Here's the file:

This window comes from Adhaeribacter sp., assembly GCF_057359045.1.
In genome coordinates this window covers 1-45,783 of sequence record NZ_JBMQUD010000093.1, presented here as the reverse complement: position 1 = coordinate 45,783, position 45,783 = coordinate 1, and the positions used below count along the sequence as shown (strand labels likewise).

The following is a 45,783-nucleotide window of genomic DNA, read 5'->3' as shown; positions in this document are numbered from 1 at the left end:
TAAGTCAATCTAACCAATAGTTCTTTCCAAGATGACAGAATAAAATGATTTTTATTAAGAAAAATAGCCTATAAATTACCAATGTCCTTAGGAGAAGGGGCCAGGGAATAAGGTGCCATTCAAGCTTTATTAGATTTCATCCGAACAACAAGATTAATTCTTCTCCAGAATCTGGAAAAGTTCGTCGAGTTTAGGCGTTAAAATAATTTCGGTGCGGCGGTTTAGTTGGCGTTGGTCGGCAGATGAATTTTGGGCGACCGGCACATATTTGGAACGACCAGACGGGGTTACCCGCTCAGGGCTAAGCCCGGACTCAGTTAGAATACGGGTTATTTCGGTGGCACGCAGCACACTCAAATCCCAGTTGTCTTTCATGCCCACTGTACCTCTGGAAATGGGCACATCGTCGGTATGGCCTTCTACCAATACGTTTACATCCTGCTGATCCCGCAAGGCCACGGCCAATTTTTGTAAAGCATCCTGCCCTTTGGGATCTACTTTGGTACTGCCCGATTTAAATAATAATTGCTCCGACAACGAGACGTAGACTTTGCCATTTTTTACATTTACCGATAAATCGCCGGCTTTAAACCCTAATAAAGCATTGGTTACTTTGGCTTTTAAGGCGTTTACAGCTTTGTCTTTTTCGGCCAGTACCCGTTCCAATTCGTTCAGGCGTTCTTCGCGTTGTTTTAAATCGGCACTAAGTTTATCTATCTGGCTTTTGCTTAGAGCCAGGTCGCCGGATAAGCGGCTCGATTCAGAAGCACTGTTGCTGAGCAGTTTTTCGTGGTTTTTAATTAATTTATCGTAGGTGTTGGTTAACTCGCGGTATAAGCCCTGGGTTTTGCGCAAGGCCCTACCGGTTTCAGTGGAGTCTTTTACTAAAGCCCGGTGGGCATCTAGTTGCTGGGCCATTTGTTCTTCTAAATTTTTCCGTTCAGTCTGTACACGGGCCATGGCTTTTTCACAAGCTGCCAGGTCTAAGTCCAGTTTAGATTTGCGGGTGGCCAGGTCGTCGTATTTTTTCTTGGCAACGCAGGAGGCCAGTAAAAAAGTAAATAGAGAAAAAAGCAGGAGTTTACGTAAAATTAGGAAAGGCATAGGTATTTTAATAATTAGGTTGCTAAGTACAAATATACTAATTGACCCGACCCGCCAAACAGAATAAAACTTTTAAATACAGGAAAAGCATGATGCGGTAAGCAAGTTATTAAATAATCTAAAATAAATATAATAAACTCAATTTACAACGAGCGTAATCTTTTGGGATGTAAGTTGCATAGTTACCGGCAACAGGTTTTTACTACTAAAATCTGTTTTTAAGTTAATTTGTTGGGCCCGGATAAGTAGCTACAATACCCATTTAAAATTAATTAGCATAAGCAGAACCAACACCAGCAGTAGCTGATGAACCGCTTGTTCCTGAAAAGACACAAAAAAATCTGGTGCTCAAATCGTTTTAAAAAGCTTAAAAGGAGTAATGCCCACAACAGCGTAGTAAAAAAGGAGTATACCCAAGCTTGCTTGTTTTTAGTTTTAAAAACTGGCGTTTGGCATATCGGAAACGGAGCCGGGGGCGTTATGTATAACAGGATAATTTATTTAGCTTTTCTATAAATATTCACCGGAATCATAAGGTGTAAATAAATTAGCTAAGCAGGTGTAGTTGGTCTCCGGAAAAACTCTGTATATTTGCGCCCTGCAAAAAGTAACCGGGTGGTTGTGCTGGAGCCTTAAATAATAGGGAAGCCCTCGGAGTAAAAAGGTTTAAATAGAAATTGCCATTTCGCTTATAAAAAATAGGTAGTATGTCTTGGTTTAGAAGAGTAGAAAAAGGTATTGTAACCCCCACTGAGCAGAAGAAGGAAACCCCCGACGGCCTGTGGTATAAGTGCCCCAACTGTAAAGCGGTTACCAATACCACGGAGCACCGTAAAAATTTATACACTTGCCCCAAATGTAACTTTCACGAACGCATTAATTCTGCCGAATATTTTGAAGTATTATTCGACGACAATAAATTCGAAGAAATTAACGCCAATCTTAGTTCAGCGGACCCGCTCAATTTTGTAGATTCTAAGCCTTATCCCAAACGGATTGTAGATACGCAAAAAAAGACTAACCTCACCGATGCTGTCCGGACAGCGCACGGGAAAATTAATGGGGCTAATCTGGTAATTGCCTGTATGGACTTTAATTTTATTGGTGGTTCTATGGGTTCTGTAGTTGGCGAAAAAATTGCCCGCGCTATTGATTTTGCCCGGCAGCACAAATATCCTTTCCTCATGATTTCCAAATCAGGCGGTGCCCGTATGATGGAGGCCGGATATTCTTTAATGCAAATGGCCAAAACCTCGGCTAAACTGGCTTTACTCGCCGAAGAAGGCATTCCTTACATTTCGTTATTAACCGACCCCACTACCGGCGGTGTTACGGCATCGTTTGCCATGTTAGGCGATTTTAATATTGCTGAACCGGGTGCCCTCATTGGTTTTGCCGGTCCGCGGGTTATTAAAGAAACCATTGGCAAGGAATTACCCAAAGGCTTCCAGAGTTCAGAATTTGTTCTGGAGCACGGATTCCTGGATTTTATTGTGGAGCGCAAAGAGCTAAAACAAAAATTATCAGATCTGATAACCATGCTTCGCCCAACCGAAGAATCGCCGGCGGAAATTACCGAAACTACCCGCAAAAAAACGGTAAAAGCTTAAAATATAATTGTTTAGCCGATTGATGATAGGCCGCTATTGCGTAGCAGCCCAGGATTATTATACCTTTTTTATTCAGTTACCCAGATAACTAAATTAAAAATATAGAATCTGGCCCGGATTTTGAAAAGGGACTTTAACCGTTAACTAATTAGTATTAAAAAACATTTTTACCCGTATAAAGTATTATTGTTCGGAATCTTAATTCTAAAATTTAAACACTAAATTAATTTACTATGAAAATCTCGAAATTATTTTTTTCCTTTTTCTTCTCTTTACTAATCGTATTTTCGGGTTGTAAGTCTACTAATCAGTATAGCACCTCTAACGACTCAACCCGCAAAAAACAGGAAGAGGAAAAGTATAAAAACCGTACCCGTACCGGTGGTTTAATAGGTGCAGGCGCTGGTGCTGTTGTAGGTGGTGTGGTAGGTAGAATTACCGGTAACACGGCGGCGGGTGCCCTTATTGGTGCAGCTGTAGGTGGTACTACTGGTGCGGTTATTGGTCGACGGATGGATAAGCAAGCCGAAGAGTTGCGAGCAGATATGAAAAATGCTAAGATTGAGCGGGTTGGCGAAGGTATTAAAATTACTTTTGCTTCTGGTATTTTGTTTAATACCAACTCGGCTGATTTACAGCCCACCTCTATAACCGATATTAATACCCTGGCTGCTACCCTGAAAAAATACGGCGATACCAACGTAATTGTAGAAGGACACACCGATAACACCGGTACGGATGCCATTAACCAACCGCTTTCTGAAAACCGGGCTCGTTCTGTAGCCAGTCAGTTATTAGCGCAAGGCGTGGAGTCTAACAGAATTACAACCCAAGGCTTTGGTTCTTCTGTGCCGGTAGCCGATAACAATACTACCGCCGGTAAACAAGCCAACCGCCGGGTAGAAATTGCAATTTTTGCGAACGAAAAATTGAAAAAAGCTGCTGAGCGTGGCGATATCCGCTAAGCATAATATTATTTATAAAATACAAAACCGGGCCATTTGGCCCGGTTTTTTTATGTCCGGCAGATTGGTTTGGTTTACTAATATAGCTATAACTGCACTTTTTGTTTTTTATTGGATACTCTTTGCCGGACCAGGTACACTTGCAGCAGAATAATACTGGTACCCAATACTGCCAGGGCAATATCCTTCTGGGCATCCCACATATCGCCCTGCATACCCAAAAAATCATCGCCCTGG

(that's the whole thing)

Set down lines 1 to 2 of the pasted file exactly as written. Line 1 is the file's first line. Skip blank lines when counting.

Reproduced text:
This window comes from Adhaeribacter sp., assembly GCF_057359045.1.
In genome coordinates this window covers 1-45,783 of sequence record NZ_JBMQUD010000093.1, presented here as the reverse complement: position 1 = coordinate 45,783, position 45,783 = coordinate 1, and the positions used below count along the sequence as shown (strand labels likewise).